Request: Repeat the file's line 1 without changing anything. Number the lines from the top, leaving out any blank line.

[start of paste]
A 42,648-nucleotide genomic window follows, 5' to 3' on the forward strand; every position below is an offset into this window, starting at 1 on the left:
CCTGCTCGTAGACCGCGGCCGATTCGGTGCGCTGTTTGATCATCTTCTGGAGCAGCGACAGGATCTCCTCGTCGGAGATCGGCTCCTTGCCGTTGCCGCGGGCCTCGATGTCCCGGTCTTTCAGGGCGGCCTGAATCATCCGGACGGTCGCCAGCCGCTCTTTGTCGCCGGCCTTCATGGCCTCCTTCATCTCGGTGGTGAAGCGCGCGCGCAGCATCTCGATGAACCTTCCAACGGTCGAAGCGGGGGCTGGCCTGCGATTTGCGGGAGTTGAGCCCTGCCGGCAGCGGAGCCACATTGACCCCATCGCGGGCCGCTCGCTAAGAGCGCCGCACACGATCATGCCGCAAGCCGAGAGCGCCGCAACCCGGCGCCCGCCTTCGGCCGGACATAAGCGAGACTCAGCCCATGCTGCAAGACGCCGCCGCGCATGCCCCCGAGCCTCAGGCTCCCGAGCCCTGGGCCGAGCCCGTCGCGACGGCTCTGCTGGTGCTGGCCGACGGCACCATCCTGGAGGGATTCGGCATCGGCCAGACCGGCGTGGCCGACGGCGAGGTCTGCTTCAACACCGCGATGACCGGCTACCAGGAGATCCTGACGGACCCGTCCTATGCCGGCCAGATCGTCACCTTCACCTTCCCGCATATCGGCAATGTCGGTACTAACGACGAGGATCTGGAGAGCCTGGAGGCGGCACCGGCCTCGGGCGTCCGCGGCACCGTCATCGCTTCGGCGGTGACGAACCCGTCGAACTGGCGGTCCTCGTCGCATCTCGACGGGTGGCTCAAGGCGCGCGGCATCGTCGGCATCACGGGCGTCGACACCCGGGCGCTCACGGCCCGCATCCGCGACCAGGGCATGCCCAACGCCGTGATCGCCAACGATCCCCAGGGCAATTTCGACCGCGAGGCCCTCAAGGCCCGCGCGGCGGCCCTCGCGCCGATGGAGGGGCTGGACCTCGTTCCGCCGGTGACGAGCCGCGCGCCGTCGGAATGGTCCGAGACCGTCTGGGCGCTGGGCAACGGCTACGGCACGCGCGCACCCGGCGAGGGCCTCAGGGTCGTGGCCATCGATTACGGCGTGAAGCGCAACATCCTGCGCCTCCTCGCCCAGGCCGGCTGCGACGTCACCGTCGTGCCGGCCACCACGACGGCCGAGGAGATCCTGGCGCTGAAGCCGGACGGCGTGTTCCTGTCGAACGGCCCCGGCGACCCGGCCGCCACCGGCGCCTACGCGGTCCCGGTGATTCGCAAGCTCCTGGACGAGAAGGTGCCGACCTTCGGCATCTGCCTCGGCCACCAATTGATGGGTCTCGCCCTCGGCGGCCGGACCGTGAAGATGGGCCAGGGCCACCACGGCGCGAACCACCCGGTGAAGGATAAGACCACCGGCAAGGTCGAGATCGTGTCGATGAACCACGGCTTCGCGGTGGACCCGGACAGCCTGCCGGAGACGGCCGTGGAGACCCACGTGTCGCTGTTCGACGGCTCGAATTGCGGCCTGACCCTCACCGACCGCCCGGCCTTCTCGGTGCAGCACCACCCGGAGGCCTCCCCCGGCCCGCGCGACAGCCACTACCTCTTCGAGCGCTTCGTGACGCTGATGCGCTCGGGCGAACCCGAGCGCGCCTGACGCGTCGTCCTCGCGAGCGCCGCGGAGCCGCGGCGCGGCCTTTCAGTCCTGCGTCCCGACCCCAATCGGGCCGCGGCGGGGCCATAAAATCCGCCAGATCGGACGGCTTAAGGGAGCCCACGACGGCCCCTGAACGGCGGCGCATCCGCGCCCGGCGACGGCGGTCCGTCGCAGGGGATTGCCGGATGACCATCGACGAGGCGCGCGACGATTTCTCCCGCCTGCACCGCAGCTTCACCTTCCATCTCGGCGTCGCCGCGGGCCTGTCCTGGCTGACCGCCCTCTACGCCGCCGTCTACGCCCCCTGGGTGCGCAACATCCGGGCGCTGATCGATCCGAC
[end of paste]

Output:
A 42,648-nucleotide genomic window follows, 5' to 3' on the forward strand; every position below is an offset into this window, starting at 1 on the left: